No B. O.
No B. O.
That scarf was a ridiculous purchase, he said. I don’t work for you to buy gauzy strips of gratuitous fabric.
I don’t know why, she sighed, you insist upon these games
Because, said he, games are fun. His lips quirked up on one side. His eyes were dark
Not always, she said. Take chess, for example.
Racing is fun. Speeding around the track, outmanoeuvring competitors. I never liked chess. All that cornering the king. It’s unbecoming.
Oh I know, said she. She touched the damned scarf to a lit a taper and tossed it out the window as it flared. Oops. How clumsy of me.
His eyes grew wide and he rushed to the window to see flames rapidly licking the dashboard of his Aston Martin convertible.
You always forget that the real power on the chess board is the queen’s, she said, as he raced shouting from the room. Check, mate.
Today’s NaPoWriMo.net prompt is to write a dialogue poem.
you woke in horror.
“What is it?” I asked.
You shivered, “A nightmare,
one of the worst I’ve had.”
“Can you tell me about it?”
I asked sleepily.
“No,” you said. “I can’t think about it.”
“Am I ever in your nightmares?”
You pondered for a long time.
“No,” you finally said. “Never.”
“Then come closer,” I said,
“I will protect you.”
In the morning, you are gone,
but you have left behind
the sighs of your security
in my arms.
Today http://www.napowrimo.net prompt is to write an aubade. I am particularly fond of aubades. They are the opposite of a serenade. In a serenade, the lover is trying to entice into the beloved’s bed; in an aubade the morning has come, and the lover must depart. I wrote one last year (or before?) that I’m sure WordPress will link to beneath this post. You may enjoy that one, too. I was quite proud of it.
“So what happened exactly?”
the students asked,
and I told them about the fall,
casts, surgery, plate, and screws.
“Ha!” one laughed, “That’s perfect for you!”
“Why?” I asked
even your skeleton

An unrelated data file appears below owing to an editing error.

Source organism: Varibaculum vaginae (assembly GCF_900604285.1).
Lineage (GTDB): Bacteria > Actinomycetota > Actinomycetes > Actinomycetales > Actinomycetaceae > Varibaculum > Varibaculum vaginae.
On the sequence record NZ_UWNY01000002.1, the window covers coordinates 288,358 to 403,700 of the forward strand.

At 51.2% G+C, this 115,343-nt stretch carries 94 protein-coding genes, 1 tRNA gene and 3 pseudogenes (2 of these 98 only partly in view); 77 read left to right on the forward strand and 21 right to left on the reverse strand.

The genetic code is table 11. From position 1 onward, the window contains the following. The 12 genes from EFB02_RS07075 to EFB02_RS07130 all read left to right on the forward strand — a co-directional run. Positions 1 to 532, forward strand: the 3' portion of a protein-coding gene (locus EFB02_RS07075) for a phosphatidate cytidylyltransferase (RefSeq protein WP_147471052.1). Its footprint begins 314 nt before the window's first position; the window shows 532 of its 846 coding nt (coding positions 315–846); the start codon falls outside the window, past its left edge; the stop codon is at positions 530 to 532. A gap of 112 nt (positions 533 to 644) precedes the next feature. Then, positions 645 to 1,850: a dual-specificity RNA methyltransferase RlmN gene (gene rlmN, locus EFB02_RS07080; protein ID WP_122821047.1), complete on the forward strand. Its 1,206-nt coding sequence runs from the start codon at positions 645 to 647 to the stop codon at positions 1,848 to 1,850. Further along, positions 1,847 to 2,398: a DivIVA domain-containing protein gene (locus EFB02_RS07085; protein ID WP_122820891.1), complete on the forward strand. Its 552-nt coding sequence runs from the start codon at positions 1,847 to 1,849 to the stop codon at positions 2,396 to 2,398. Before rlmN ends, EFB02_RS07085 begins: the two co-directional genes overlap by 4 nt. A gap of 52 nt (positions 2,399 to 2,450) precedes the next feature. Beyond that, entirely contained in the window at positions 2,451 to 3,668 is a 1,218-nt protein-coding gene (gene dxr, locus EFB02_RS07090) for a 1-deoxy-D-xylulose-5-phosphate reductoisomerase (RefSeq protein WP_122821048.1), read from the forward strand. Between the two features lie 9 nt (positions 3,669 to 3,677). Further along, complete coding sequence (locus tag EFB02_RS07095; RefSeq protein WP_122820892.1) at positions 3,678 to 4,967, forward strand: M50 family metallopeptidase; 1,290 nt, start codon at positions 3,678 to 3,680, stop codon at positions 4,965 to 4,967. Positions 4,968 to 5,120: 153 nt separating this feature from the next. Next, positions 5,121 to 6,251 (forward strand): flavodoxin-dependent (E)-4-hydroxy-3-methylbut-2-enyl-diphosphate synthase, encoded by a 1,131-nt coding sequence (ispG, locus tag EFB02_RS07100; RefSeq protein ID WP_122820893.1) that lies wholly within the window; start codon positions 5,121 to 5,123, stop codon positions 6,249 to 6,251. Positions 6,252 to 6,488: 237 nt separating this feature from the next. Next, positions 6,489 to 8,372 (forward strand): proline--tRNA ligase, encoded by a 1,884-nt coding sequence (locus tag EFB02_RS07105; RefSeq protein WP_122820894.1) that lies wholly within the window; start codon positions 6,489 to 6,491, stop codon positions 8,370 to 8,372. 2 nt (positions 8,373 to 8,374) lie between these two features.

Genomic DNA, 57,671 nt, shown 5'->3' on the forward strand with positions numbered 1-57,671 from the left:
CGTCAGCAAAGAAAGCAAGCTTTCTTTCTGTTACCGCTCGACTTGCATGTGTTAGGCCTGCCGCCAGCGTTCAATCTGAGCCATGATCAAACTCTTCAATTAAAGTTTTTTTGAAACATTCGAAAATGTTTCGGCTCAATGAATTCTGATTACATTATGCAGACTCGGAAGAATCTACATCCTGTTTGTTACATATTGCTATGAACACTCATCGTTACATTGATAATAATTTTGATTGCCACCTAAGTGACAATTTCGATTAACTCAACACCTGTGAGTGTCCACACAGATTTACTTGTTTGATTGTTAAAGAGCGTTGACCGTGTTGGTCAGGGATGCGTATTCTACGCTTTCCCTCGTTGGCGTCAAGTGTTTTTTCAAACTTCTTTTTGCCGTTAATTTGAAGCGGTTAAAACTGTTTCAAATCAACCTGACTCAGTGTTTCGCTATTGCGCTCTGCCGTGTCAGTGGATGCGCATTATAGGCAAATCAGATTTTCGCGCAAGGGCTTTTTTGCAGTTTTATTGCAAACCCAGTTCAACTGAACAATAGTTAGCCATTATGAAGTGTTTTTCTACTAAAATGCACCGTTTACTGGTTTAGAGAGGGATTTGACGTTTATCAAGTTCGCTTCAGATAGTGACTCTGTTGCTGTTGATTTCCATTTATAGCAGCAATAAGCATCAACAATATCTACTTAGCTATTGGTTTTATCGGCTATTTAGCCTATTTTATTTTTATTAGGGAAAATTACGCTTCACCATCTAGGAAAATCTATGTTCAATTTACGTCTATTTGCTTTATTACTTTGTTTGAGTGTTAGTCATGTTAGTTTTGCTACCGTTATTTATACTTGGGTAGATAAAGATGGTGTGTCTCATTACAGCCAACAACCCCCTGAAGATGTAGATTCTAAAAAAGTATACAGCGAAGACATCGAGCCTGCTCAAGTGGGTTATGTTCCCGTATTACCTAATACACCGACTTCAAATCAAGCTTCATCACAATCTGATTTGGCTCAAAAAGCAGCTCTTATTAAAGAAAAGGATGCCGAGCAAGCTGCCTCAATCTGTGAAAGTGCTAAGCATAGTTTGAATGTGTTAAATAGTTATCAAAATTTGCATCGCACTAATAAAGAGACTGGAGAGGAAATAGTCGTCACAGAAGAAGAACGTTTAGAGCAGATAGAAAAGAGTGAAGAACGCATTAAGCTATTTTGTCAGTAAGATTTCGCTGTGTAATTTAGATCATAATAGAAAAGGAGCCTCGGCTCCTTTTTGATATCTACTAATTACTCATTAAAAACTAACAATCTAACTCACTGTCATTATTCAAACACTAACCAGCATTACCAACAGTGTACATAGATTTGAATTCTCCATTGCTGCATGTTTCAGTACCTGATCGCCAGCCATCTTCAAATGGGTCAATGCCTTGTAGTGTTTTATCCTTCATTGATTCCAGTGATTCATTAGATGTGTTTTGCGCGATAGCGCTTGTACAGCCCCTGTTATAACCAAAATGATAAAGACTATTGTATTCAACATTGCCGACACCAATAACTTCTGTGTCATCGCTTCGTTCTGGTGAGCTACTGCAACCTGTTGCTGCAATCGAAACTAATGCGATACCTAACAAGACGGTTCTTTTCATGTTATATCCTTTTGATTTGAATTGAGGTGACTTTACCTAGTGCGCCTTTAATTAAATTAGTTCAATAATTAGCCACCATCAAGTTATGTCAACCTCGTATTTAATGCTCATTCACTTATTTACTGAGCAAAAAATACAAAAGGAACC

I love my students.
“How can you write
about being drunk
if you’ve never been drunk?”
the boys ask, grinning.
I shrug, and hand them some papers.
“You tell me. Did I do it?”
They read, groan, gasp and sigh.
“I didn’t see that coming,” one mutters.
Finally they look up at me with muted faces.
“Well?” I ask
“Oh, yeah,” one grunts. “You did.”
The others nod and grunt in agreement.
“But how?” asks another shaking his head.
“I could imagine what it’s like to be drunk,
and so I never needed to drink.
I could have fun without needing to dull my senses
or find artificial courage.
I don’t drink. I’ve never done drugs.
I don’t need to, because
I have imagination.”
“Huh,” they say,
and class begins.
I know that my experience is not at all common. My parents were social drinkers, but I never saw either of them intoxicated. I didn’t like the taste of alcohol, and felt no need to drink to be cool. If I went to a party, I was disgusted how the drinkers all turned into idiots.
My high school friends didn’t drink. We went out together, had a great time, and the next morning we remembered what happened and we didn’t have a headache! We had a remarkable amount of common sense! 😉
I have addicted relatives. They are also a good lesson of how lives can be destroyed.
I am routinely astonished by students who have never met *anyone* who doesn’t drink. They think all adults drink. Many of the adults in their lives only socialize in an inebriated stupor and they don’t know there is another way to interact with people. I have never tried marijuana or other recreational drugs either. I don’t need to medicate my emotions or do weird things. I need all the energy I have, so I can’t afford to send my motivations up in smoke! I can’t imagine just taking some pill off someone at a party. That’s not fun, that’s just stupid (and dangerous).
I don’t presume to tell anyone else what to do, and I actually support legalization, to remove the criminal component. I consider it a health issue.
One thing about my clean life style- it frees up room in the budget for my Fluevogs! 🙂